Recent Developments in Design and Construction of Concrete Road Bridges

    Concrete Road Bridges

    Dr. Lakshmy Parameswaran, Chief Scientist, Bridges & Structures Division CSIR-CRRI, New Delhi

    Planning, design and construction of bridges and flyovers is very challenging at places with space constraints. There has been rapid development with the availability of high strength steel and concrete. With the increasing span of these structures large number of continuous bridge is being constructed especially using precast segmental construction. There has been improvement in code of practices in India with the introduction of limit state design method, Special Vehicle (SV) loading and fatigue load for bridge design. This has led to the design of bridge bearing as well. In this paper an attempt has been made to discuss these developments and some of their implications.

    Introduction

    There has been advancement in the area of bridge engineering in India with the introduction of limit state design philosophy, new special vehicle loads and fatigue vehicle for bridge design and usage of construction materials with high strength. Considering these developments and giving importance to durability aspects, it is possible to achieve target design life of 100 years for concrete bridges. With increase in span length of the bridges, more number of continuous bridges (three of four span units) is being built during the last two decades which has led to the development of high capacity bridge bearings, POT bearing, POT-PTFE bearing sand spherical bearings. Also, modular expansion joints have replaced the widely used strip seal expansion joints in many bridges.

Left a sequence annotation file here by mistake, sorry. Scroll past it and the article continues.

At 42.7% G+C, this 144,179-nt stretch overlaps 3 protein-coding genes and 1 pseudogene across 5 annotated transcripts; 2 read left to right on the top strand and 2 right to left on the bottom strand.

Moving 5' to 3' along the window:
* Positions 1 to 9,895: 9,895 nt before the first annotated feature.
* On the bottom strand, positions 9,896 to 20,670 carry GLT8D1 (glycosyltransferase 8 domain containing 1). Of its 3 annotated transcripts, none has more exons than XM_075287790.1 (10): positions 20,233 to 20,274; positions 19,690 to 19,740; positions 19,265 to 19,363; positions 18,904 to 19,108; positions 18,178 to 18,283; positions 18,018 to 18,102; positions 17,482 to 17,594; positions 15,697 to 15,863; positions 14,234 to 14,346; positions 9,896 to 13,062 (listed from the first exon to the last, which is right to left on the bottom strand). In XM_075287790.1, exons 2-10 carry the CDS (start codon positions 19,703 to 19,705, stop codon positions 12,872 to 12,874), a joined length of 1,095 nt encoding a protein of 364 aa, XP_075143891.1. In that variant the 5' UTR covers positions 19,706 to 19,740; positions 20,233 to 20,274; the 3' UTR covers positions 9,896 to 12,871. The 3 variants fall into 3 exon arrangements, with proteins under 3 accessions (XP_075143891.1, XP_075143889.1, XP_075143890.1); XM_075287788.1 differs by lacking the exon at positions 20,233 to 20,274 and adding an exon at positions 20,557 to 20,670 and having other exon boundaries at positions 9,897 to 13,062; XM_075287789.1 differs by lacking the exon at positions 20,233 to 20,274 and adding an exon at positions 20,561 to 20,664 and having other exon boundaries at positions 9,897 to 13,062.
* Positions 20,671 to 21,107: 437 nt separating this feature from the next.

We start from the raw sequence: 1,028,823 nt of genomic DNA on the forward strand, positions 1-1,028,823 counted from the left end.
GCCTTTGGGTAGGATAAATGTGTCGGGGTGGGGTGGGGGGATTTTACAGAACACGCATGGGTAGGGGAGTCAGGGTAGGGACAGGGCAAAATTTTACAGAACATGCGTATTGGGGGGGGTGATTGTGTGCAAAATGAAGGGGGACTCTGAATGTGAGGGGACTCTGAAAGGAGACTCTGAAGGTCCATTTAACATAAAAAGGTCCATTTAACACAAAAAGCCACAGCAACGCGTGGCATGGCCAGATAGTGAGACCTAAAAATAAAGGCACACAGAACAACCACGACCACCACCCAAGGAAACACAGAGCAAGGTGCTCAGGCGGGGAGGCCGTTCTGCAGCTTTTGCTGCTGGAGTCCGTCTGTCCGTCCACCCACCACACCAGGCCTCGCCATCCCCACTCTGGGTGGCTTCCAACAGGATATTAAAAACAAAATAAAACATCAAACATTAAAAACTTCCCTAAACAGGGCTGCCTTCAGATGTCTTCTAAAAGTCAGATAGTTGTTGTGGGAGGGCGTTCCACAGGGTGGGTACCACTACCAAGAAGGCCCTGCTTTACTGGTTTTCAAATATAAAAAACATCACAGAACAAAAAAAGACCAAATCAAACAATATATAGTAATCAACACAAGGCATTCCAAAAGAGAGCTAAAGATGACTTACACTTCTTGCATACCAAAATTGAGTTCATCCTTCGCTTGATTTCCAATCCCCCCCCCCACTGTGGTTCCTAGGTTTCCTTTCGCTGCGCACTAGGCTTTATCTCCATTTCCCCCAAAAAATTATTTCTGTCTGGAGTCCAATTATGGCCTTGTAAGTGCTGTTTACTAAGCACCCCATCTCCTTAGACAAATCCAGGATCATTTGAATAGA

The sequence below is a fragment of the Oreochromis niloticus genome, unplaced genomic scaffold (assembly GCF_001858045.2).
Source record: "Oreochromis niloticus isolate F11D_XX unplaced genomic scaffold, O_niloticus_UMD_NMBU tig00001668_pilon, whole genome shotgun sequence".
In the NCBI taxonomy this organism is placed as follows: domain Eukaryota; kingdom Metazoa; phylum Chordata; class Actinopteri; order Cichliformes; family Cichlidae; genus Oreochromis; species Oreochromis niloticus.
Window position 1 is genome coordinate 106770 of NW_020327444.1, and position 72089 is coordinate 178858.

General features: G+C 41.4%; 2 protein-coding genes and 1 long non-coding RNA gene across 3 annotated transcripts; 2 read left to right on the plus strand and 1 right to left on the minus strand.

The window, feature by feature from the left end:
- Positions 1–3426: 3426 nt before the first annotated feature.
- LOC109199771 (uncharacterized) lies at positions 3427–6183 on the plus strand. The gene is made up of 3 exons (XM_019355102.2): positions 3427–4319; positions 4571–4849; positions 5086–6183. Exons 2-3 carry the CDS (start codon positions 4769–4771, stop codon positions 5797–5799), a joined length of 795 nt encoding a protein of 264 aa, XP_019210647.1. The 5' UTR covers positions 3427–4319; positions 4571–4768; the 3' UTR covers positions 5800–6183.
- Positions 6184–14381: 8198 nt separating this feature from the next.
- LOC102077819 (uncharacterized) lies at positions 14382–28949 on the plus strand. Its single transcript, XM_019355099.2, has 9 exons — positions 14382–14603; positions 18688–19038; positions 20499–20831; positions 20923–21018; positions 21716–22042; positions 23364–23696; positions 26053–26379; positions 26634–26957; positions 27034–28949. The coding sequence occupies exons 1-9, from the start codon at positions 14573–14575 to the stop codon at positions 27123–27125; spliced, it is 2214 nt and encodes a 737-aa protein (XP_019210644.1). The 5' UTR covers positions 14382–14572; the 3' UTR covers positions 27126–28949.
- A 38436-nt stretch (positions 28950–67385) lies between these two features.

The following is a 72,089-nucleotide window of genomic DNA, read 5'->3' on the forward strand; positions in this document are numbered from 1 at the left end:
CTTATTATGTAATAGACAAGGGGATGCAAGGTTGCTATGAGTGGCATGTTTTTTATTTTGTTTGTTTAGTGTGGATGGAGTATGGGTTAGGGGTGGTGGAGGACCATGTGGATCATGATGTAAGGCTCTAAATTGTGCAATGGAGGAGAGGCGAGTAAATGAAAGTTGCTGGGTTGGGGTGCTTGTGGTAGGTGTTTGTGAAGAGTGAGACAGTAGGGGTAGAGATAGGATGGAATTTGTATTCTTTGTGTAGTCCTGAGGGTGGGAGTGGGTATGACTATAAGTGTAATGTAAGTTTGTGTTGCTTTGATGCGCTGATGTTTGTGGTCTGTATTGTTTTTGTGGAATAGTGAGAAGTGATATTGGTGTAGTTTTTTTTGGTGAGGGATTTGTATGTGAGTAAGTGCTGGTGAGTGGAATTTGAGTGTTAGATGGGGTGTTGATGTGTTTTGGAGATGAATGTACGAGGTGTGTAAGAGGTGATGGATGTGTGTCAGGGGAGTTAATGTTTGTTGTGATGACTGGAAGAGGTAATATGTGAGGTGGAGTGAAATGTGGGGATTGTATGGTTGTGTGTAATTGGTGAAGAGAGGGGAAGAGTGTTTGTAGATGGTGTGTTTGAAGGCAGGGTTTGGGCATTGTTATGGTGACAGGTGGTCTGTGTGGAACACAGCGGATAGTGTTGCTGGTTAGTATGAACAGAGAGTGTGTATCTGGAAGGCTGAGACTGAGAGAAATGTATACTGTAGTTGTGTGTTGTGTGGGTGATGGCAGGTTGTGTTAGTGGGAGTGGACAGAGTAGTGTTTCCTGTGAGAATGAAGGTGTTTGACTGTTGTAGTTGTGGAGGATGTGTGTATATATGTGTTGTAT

Precast segmental construction technology gained popularity as they are used to achieve accelerated bridge construction, better quality control, low life cycle cost and elements with difficult shapes and congested reinforcement can be handled at ground level. This technology demands no formwork at site and therefore, minimal disruption to existing traffic during construction. With only erection work at site, this leads to reduction of noise and dust pollution. When this technology is adopted for large projects, the segments can be standardized which helps in cost saving.

    Another development was the use of Reinforced Earth (RE) technology for abutments instead of conventional retaining walls. In RE wall construction, precast concrete panels are stacked without any bond with adjacent units. Each Panel is tied back to earth fill by straps that are buried in retained embankment during construction and results in lighter structure. This is useful even in ground not suitable to construct foundation for retaining wall.

    This paper highlights the features of IRC: 112-2011 and new loads introduced for bridge design in IRC: 6, i.e., Special vehicle loading and Fatigue vehicle for bridge design.

    NBM&CW September 2015

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